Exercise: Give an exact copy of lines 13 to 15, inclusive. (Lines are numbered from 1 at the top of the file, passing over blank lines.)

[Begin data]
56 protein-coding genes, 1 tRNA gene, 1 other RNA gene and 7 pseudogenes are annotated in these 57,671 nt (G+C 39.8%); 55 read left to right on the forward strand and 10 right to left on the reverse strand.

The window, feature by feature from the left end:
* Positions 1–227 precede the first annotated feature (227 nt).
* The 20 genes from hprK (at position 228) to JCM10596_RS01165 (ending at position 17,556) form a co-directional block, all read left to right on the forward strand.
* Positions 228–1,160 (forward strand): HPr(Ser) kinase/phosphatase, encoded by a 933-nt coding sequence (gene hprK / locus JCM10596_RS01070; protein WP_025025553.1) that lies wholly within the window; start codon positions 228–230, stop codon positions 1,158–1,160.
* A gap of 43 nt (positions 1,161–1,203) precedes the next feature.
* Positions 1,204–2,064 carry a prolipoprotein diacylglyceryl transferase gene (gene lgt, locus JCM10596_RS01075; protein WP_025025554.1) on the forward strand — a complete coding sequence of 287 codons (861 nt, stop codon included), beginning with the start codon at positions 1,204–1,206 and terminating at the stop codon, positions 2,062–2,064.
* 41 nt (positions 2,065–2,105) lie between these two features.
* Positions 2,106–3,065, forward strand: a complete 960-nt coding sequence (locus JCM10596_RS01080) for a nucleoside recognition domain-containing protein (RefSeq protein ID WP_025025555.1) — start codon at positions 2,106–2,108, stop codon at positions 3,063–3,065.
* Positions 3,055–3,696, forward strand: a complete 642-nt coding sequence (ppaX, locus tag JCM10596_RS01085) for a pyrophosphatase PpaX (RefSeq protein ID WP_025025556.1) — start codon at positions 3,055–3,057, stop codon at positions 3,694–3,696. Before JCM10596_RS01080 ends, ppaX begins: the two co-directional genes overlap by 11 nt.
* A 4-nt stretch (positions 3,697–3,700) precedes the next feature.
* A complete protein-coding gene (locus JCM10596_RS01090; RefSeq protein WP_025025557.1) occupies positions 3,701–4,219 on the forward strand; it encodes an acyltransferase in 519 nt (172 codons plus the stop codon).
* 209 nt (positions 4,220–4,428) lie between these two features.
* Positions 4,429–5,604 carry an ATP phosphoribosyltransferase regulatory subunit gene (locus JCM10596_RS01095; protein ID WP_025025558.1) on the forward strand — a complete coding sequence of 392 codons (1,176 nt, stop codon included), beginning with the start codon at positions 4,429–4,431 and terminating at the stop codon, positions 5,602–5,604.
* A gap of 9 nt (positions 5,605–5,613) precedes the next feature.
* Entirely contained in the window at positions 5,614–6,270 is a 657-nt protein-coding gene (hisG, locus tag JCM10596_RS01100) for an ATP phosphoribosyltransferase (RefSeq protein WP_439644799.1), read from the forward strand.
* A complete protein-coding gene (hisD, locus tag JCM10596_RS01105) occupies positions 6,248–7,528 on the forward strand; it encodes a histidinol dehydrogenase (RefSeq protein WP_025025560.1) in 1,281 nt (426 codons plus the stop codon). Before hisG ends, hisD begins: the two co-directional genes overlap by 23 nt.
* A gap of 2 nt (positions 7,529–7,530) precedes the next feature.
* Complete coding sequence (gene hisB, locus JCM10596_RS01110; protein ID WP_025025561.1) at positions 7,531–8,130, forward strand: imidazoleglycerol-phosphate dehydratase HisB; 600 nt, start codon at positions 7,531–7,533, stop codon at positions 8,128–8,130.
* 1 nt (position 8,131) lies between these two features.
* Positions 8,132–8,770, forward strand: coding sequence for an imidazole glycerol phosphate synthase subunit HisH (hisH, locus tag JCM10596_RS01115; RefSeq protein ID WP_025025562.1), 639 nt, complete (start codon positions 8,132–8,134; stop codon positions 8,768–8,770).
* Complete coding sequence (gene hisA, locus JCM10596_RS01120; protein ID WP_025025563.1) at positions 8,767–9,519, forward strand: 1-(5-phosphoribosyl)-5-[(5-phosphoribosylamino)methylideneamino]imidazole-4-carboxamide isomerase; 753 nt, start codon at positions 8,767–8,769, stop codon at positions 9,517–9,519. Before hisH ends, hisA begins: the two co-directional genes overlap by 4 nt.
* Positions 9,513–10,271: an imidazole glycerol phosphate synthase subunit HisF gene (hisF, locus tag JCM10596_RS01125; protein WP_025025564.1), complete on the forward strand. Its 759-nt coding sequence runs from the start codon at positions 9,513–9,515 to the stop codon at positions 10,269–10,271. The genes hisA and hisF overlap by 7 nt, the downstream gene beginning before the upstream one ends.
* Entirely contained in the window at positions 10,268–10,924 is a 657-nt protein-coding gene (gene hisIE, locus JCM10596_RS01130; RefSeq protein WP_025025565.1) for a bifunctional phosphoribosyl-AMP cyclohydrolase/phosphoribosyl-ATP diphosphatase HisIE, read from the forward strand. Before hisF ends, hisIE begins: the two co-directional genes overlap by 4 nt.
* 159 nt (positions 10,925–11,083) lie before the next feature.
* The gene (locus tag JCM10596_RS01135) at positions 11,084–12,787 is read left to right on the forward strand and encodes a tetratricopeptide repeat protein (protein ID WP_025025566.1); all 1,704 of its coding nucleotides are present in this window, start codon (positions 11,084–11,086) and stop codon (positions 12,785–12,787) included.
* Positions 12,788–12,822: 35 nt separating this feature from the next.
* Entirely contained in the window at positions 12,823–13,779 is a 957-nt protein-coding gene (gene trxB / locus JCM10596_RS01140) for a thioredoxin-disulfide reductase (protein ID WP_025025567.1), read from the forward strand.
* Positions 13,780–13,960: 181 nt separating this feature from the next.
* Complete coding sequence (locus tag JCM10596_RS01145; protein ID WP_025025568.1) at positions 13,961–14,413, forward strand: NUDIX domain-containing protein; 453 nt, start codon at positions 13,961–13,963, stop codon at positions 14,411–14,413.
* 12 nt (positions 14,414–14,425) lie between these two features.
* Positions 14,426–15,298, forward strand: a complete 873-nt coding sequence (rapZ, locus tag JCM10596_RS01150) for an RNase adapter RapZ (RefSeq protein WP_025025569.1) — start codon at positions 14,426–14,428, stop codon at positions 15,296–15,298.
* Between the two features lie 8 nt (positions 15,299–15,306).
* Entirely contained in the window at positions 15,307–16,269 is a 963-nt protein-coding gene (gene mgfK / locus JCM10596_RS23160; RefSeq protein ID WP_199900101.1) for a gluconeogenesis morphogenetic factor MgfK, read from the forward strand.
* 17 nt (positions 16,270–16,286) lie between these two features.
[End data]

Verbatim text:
* 209 nt (positions 4,220–4,428) lie between these two features.
* Positions 4,429–5,604 carry an ATP phosphoribosyltransferase regulatory subunit gene (locus JCM10596_RS01095; protein ID WP_025025558.1) on the forward strand — a complete coding sequence of 392 codons (1,176 nt, stop codon included), beginning with the start codon at positions 4,429–4,431 and terminating at the stop codon, positions 5,602–5,604.
* A gap of 9 nt (positions 5,605–5,613) precedes the next feature.